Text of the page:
Activist and Clubwoman
Jackson was a member of the Native Daughter’s Club and the Fannie Jackson Coppin Club for forty-two years. Jackson was also a leader in the California Federation of Colored Women’s Clubs. While a member of the Federation, she on them to demand women’s suffrage. While addressing the organization’s 1918 state convention, she told her audience.
Today we are standing on the threshold of a great era looking into futurity to the mid-day sun of Democracy”
Latham sold the home to Horace H. Seaton in 1885, who sold it, S. Murray, in 1892, who then sold it to Edward G. Lukens in 1897. Lukens, son, was state Senator George R. Lukens.
In its heyday, the old mansion was a showplace. The home was a three-story structure with 25 rooms, a billiard room, a glass conservatory, and a bowling alley in the rear. There was also an ornate two-story barn with a hayloft and with horse stalls.
The Lukens family lived there until the death of Mrs. Emma Lukens in 1925.
Sometime after the death of Mrs. Lukens, the mansion was purchased by Edger L. Buttner, a civic leader, and electrical contractor.
Oakland Tribune Jan 22, 1928
In about 1938, Raoul Pause, a leading Oakland ballet teacher, converted part of the old two-story barn into a ballet studio. Many of the Oakland Ballet’s first dancers were students of Raoul Pause., he was the brother of Paul Pause of Montclair Reality.
In October of 1948, the building was damaged in a fire.
In 1952 the same building was destroyed by another fire. At the time of the fire, the building was being used by the Hotel Senator (a boarding house) as a garage.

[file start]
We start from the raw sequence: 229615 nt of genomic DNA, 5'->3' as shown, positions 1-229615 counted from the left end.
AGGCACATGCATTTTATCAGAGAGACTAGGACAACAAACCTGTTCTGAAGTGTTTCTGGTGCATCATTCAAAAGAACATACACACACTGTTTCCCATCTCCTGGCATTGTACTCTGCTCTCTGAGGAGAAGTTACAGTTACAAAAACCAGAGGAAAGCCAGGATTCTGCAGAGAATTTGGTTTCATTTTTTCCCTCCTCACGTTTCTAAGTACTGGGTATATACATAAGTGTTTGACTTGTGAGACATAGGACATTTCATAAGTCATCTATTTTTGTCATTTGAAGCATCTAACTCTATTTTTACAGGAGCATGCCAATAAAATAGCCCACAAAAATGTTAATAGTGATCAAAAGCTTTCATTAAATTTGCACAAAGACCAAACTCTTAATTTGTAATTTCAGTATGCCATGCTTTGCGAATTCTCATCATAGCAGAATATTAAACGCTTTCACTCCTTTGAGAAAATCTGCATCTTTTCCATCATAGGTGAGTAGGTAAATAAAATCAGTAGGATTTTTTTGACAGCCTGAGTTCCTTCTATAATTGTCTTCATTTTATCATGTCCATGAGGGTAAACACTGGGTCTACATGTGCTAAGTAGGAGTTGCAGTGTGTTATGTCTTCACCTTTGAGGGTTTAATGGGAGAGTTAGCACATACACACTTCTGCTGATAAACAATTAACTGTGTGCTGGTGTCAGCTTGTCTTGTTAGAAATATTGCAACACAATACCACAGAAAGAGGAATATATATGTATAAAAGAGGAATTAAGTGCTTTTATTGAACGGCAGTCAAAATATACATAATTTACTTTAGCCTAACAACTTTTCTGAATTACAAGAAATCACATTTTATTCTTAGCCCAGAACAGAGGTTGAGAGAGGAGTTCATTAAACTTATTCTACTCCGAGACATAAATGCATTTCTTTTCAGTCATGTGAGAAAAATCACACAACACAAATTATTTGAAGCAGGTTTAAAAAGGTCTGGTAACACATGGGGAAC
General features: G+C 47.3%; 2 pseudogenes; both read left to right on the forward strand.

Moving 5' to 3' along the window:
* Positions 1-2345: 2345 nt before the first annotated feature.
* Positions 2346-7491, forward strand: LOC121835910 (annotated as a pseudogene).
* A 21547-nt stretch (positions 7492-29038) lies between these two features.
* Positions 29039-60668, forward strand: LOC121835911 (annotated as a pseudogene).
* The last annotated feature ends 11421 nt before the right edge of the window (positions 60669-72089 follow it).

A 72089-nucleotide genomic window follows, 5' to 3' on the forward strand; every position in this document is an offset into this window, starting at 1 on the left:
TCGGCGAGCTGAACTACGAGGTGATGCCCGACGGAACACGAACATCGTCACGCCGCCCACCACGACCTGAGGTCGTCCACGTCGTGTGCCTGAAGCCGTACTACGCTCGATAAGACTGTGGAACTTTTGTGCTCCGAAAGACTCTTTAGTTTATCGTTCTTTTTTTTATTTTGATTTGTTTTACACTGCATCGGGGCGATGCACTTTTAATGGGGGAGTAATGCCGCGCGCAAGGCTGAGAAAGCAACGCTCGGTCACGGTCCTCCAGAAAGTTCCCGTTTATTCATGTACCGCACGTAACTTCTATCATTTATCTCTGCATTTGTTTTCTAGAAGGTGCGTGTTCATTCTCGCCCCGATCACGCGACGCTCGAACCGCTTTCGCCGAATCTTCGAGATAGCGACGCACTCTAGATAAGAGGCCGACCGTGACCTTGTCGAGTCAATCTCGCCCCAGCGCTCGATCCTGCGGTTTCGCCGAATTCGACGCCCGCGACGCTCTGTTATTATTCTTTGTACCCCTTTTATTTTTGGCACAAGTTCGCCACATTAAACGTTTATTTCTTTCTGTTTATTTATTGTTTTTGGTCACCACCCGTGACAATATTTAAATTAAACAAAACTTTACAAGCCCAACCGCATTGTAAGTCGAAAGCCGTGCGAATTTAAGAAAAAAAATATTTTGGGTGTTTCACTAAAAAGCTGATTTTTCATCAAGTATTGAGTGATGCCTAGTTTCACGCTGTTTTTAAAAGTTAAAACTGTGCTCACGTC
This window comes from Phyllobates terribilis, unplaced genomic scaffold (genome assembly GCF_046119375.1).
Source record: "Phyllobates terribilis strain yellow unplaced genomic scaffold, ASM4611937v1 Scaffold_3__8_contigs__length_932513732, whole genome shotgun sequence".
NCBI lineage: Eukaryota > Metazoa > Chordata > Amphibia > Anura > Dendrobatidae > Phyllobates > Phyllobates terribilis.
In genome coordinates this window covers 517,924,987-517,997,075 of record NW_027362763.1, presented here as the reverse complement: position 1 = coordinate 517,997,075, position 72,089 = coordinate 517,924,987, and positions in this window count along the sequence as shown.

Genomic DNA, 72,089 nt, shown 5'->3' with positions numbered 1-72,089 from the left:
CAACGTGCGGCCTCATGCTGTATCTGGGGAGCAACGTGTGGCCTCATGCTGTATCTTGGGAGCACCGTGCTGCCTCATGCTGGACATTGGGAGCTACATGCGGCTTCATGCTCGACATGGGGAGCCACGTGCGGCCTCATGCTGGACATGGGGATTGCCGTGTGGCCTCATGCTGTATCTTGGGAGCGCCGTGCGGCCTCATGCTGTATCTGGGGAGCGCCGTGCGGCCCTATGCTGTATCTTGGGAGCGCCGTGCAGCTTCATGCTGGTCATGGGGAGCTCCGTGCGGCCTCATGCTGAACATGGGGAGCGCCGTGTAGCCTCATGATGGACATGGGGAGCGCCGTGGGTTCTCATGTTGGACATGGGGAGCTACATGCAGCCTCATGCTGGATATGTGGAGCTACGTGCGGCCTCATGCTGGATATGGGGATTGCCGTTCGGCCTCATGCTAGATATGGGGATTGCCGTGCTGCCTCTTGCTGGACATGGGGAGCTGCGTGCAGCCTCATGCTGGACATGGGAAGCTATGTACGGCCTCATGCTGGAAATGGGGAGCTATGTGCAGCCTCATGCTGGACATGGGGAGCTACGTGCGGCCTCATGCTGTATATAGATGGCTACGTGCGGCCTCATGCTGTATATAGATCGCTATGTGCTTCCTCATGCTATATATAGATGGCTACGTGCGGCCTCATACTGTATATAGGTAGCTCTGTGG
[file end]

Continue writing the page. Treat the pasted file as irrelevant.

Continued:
In 1957 the mansion was demolished to make room for an apartment complex.
TheLatham Square Fountain is located at the intersection of Telegraph and Broadway in downtown Oakland. It was erected in 1913 as a memorial for James H. Latham and Henrietta Latham by their children and the Society for the Prevention of Cruelty to Animals (SPCA).
I don’t know what became of the house after these photos were taken. I will let you know if I find out anything.
So, I started looking into Thomas Mahoney (sometimes spelled Mahony) Wow, I was amazed to find a Thomas Mahoney living at 669 Eight Street in 1871. In the 1880 census, he lives there with his wife and four children. I then locate in an obituary from Jan of 1900. In the obituary, I notice his daughter Laura’s married name is Bassett
Mahoney came to California in the 1850s. He mined for awhile in Tuolumne county before retiring on his ranch in Hills of Oakland. In 1863 he sold his ranch and moved to the home on Eighth Street next the St. John’s Episcopal He was married in 1863 and raised four children in the home. His wife died in 1891 and he died in 1900.
Oakland Tribune Jan 29 1900
Thomas Mahoney a well known pioneer of this city, died at his home, 660 Eighth Street, last evening, in the 71st year of his age.
The deceased was a native of Ireland and came to this State many years ago, where he engaged in ranching. He owned a large quantity of land to the north of the present city limits, from which the sites now comprising Mountain View, St. Mary’s and the Jewish Cemeteries was purposed by the managers of those several burial places.
The deceased was a widower, his wife having died a number of years ago. He was the father of Mrs. Laura J. Bassett, Louise H., Emma E. and George Mahoney.
The funeral services will be held next Wednesday in St. John’s Episcopal Church. Interment will take place in St. Mary’s Cemetery
Family members continued to live in the home until around 1913.
St. Mary’s Cemetery
In 1863 Archbishop Alemany purchased 36 acres of land known as the ” Mahoney Ranch” from Thomas Mahoney. The land is now known as St. Mary’s Cemetery next to Mountain View Cemetery. Thomas Mahoney was buried there in 1900.
Laura Mahoney Bassett was well known for her reminiscences in the Sunday Knave in the Oakland Tribune. She was the oldest daughter of Thomas Mahoney and she was born in Oakland in 1866 where she lived most of her 80 years. She died in 1950.
In 1970 Saundra Brown was the first black woman accepted for the Oakland Police Department’s Recruits Academy.